Chapin Parkway Buildings - Index

Brief History of Chapin Parkway

Buffalo, New York

Elmwood Historic District (East) - Nomination

On this page below:

Erastus Granger

Olmsted and Vaux

Brigadier General Edward Payson Chapin

General John Graves

Bronson Case Ramsey

Erastus Granger

The later Chapin Parkway was a small part of Erastus Granger's (1765-1826) farmland. Granger was appointed  Superintendent  of Indian Affairs to the Seneca Indians by President Thomas Jefferson and sent to Buffalo Creek in 1804.  Soon afterwards, he was appointed Postmaster, later Collector of Customs, and later Judge.  At the time of his death, Erastus Granger owned nearly 700 acres, stretching from Main Street to the Niagara River.   - Source: "History of the City of Buffalo and Erie County," H. Perry Smith, editor. Syracuse: D. Mason & Co., 1884

(The entirety of Forest Lawn Cemetery, 269 acres, was bought by Charles Clarke from Granger’s widow and two sons.)

Buffalo City Hall frieze
"The central group depicts a scene which took place in an oak grove on Scajaquada Creek, now within Forest Lawn Cemetery, when representatives of the Iroquois people met in council. The Seneca orator, Red Jacket, is presenting a ceremonial tomahawk to Native American Agent Erastus Granger. The actual tomahawk presented in 1810 is in the collection of the Buffalo and Erie County Historical Society. The scene represents the peaceful relationship between Buffalo and the Senecas." 
- Buffalo City Hall: American Masterpiece
, by John H. Conlin. Pub. by the Landmark Society of the Niagara Frontier, 1993.

Olmsted and Vaux

For three decades, beginning in 1868, Frederick Law Olmsted and Calvert Vaux were commissioned to design a series of parks and parkways for Buffalo.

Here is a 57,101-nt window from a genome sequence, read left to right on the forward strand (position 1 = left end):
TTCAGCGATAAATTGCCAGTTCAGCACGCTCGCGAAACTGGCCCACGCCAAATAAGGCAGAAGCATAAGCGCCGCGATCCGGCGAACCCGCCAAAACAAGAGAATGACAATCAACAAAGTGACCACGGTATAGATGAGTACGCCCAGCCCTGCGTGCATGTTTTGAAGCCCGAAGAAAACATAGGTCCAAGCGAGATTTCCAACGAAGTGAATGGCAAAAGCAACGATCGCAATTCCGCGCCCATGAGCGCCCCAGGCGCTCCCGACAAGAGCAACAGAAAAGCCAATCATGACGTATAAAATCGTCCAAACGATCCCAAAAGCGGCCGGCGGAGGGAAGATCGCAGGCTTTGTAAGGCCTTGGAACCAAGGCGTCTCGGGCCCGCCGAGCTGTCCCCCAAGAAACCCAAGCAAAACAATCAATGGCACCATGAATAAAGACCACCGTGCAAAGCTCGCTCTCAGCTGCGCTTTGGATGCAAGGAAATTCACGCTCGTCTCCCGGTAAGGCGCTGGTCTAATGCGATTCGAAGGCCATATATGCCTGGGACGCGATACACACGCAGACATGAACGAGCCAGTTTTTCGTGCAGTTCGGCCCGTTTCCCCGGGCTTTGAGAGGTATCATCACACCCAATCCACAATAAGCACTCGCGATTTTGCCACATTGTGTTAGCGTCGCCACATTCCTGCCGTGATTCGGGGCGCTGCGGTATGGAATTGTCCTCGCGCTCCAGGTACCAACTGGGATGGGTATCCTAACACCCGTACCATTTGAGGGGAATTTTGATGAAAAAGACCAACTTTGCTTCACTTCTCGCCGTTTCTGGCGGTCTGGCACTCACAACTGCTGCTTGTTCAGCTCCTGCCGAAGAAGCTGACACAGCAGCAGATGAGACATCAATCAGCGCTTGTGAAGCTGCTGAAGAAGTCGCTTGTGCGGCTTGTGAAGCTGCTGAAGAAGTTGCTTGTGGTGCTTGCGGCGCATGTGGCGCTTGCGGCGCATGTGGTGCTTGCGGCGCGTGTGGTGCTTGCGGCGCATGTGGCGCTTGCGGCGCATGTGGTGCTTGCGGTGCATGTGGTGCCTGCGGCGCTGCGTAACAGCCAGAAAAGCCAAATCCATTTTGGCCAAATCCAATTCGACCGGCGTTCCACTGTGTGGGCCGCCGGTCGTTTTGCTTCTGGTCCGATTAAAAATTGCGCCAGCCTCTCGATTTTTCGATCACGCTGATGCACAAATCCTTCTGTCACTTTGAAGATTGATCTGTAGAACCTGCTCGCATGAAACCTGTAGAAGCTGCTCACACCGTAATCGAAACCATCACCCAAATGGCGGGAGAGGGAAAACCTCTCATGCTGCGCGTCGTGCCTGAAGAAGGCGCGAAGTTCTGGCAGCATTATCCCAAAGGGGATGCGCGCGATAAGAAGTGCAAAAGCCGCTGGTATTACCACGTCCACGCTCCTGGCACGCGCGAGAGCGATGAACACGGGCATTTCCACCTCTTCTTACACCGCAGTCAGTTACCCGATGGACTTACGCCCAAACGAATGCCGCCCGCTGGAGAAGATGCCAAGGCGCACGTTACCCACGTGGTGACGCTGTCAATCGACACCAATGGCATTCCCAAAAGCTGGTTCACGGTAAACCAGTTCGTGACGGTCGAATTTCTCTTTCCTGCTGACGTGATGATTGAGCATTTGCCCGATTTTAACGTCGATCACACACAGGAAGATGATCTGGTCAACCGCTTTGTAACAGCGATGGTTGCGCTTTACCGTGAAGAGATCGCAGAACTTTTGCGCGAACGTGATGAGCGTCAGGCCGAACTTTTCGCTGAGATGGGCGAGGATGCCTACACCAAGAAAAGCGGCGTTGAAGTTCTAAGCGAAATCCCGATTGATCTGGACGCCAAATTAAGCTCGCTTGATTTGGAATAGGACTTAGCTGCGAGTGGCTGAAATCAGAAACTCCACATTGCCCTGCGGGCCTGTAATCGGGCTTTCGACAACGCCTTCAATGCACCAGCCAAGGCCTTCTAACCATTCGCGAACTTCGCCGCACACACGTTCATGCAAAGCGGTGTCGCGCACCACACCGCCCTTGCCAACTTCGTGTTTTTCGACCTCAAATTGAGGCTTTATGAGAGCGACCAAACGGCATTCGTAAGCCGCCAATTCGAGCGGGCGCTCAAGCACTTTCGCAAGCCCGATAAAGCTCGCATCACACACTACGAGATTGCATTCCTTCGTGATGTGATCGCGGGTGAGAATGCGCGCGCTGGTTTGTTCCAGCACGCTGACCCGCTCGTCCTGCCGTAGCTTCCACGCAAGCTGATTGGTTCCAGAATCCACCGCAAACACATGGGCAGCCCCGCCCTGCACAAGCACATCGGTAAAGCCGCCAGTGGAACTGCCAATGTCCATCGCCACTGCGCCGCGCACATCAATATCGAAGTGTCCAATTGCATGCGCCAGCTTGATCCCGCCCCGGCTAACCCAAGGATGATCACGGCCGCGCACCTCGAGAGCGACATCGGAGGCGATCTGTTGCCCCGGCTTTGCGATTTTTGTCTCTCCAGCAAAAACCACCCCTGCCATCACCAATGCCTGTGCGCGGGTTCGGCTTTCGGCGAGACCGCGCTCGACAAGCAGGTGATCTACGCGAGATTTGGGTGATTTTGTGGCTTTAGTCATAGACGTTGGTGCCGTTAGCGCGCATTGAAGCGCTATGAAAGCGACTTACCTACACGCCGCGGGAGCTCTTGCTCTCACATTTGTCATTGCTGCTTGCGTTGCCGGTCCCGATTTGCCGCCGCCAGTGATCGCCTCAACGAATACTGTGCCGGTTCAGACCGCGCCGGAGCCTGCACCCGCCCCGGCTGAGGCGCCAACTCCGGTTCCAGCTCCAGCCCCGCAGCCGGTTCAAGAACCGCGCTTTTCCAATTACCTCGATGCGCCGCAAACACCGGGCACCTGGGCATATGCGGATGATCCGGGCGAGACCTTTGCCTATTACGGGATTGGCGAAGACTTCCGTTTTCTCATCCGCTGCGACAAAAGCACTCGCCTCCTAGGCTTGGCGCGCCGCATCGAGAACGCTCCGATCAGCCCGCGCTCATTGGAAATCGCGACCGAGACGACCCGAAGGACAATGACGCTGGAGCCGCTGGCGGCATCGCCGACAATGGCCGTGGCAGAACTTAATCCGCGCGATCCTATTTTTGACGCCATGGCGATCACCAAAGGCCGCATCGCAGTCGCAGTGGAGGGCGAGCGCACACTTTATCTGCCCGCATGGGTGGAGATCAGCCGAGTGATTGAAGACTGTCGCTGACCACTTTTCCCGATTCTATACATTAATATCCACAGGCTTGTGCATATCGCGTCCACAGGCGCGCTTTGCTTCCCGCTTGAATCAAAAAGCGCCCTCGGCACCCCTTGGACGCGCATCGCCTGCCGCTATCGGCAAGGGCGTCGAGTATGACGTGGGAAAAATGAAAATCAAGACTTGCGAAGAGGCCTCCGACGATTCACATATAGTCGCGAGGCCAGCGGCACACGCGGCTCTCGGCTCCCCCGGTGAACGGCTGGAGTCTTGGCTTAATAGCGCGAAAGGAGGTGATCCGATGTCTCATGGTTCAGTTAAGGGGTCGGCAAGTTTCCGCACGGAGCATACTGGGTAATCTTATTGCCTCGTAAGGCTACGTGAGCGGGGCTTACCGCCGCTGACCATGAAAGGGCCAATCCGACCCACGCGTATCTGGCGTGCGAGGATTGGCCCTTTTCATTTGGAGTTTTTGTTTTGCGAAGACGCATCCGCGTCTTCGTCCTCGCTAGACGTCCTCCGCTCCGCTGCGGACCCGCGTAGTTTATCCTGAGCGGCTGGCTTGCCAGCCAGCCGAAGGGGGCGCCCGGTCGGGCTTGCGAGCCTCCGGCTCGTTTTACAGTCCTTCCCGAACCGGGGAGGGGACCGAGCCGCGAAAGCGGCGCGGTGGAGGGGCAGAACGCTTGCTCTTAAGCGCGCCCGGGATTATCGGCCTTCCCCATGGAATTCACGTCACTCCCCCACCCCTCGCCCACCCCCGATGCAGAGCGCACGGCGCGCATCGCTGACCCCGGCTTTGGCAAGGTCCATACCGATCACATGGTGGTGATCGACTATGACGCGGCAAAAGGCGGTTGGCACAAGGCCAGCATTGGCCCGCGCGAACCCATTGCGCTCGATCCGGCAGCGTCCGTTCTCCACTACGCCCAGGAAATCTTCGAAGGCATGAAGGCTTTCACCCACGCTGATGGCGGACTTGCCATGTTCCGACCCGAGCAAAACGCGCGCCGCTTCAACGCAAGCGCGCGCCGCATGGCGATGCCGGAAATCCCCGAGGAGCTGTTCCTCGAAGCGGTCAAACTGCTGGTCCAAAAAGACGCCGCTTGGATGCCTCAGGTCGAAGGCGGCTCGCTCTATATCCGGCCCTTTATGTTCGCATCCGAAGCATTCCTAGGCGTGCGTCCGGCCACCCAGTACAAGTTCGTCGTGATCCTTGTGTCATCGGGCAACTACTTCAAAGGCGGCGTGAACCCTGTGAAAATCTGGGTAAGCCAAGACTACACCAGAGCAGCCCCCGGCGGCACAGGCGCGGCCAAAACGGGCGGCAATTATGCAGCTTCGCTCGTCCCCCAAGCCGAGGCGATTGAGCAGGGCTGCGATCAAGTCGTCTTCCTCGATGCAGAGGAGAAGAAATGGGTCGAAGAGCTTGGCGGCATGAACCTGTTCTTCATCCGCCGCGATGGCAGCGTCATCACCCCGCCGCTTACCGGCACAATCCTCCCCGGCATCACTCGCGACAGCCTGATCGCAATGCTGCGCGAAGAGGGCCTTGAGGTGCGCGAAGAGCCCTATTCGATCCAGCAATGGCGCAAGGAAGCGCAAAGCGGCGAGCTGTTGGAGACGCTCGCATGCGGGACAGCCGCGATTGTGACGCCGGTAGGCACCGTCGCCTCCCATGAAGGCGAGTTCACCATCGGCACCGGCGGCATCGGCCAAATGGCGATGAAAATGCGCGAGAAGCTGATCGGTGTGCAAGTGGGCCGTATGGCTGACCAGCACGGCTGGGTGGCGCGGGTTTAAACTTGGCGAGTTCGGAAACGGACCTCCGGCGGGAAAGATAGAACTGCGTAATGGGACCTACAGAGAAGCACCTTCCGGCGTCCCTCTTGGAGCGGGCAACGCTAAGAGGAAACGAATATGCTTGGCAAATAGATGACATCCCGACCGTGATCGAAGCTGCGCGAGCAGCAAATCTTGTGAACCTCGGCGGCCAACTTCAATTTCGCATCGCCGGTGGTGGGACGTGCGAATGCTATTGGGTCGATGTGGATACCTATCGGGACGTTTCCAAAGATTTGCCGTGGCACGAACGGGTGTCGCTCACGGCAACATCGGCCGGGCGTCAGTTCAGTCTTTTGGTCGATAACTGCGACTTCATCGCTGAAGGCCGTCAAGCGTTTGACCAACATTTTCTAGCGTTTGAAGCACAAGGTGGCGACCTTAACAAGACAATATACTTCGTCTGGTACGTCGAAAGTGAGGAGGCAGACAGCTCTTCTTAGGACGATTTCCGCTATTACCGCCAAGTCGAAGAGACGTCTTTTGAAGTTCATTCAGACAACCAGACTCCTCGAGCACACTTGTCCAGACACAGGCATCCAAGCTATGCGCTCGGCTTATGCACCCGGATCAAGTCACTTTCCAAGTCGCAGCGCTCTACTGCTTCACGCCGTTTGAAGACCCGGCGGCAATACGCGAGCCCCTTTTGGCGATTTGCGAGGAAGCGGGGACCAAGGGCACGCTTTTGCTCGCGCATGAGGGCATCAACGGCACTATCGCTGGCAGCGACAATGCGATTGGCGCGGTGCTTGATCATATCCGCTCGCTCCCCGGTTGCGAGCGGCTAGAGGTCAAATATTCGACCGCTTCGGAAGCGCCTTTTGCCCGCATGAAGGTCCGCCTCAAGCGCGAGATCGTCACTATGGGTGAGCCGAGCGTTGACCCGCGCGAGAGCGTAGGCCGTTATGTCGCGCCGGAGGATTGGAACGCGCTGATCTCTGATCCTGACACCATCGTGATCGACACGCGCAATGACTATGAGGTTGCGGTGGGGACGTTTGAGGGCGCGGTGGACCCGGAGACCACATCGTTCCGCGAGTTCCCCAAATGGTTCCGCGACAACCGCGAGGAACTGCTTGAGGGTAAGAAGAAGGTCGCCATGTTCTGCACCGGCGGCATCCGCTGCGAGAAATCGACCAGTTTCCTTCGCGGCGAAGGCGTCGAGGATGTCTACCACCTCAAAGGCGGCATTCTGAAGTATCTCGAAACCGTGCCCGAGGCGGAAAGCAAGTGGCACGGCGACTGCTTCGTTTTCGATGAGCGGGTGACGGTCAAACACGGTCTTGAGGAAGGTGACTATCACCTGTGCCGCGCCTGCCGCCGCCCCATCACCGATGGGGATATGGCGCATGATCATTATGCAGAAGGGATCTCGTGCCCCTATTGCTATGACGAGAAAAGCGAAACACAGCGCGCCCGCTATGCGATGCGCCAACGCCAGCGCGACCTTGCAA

At 200 feet in width, the parkways were much broader than the normal streets of the city and provided separate lanes for different types and directions of traffic. Areas of turf planted with rows of overarching elms created a park-like environment for those who could afford to live along their borders. Spacious circles marked junctures where parkways came together or where they encountered major city streets. Unprecedentedly pleasant avenues, the parkways in Buffalo were among the first to be constructed in an American city. Olmsted and Vaux proved correct in their assumption that the property along parkways would be especially valuable.

Chapin Parkway retains its broad central median designed for horseback riders and pedestrians and their side roadways for vehicles.

Chapin is a two-block parkway between Gates Circle (which the designers named Chapin Place) and Soldiers Circle. 

From Soldiers Place one drove north to The Park along majestic Lincoln Parkway. Its broad central carriage way was separated by grass and trees from outer roadways that were designed to afford access to the mansions that Olmsted and Vaux foresaw being built here.